Gardening and baking, however, are generally regarded as creative activities and certainly not as work in the negative sense of the word. For organised households that do not suffer the time poverty of many urban residents, they are part of the ‘household economy’ and clearly occupy that status in the Hodgkinson household.
The day’s work done in the morning and the household economy attended to in the afternoon, evenings are for eating, drinking with friends and socialising. The Hodgkinson’s is a convivial life.
More fun than the supermarket
The virtues of gardening, the production of vegetables, herbs and fruit and permaculture are ideas that reappear throughout the pages of How To Be Free.
“We have quite a small garden and even that seems like a burden at times”, writes Hodgkinson. “But to learn about flowers and plants and soil, and to look after them and plant them and eat them… life doesn’t offer a much more pleasueable, useful and satisfying activity. When I was young I never understood gardening as I was only interested in drinking… now I’m interested in gardening and drinking”.
Gardening is profoundly creative whereas supermarket shopping is profoundly uncreative
Hodgkinson writes that taking up gardening opens up a new community of people who swap seeds and vegetables. Gardening is profoundly creative whereas supermarket shopping is profoundly uncreative, he says. In a world where fun is usually purchased, growing vegetables combines fun with productivity, he asserts.
Like producing your own electricity from your own solar panels, he writes that growing of some of your own food can be a liberating experience that can help to free you from an otherwise unwanted lifestyle.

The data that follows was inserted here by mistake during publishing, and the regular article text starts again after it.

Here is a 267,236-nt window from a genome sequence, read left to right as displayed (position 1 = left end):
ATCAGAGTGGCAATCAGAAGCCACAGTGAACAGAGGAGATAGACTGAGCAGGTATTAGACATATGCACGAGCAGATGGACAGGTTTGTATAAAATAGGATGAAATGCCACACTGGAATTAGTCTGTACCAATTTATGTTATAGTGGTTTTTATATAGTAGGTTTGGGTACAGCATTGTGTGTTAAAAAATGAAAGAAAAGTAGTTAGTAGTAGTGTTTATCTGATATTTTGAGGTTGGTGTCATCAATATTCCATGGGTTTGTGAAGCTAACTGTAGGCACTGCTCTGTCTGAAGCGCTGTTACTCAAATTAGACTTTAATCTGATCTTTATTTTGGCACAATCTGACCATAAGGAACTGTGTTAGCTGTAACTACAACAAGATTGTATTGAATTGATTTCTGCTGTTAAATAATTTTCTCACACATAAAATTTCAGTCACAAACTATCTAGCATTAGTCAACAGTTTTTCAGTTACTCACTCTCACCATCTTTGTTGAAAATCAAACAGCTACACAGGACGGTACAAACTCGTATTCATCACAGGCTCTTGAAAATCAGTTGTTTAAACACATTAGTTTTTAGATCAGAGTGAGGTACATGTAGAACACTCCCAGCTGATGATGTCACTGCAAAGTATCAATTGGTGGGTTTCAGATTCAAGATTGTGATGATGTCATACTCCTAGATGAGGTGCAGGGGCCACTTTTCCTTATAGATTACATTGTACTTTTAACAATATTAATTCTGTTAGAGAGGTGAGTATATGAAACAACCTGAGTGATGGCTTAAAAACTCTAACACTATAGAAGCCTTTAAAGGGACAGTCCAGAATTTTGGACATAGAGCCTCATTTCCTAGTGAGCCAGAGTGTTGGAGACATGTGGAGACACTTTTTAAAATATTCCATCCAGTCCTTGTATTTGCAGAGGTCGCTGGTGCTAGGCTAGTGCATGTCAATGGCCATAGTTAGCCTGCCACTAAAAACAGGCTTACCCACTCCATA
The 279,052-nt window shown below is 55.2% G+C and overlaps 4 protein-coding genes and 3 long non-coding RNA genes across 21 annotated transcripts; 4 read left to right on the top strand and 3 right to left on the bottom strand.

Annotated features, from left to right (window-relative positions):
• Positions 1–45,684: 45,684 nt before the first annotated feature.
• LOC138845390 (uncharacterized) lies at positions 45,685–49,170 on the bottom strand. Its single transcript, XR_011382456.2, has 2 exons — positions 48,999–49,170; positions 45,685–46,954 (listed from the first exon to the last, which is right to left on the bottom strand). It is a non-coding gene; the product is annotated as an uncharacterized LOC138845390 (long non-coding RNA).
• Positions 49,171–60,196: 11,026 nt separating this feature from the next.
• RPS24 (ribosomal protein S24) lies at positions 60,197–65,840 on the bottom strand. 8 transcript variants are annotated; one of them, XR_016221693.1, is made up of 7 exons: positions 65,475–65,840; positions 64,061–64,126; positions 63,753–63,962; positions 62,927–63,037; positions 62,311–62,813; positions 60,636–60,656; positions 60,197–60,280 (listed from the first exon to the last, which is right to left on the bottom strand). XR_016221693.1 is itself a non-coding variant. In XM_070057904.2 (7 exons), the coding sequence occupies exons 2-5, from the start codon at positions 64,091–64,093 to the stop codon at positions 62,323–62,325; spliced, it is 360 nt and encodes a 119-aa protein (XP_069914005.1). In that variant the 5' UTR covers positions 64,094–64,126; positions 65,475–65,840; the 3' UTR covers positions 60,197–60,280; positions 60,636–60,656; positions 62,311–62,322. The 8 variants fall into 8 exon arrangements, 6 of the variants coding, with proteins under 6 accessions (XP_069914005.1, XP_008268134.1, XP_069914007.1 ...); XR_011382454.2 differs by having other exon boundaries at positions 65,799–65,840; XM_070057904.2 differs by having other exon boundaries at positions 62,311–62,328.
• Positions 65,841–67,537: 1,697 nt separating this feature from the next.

A fun approach to life
Hodgkinson speaks well of permaculture, describing it as “a low cost, low effort, high fun approach to life.
“One of the great attractions of permaculture is that it shows you how to make the most of what you have and enjoy where you are rather than blaming your problems on lack of space or money or time”.
Hodgkinson’s talks about the idea of friends buying houses in a village, establishing households and trading excess produce and specialist skills with each other.
That idea is not new — in Australia, at least. In the 1980s, Daryl Sipos’ Permacroft proposal, had it eventuated, would have seen people buying houses in a decaying country town and buying a town centre building suitable for use as a community centre. Land for farming would have been purchased on the urban fringe. Daryl’s was one of those innovative ideas that surfaced out of the intellectual ferment that was permaculture at that time.
Hodgkinson and his family — he has a couple children — have had the courage to become the living experiment that proves the veracity of their ideas.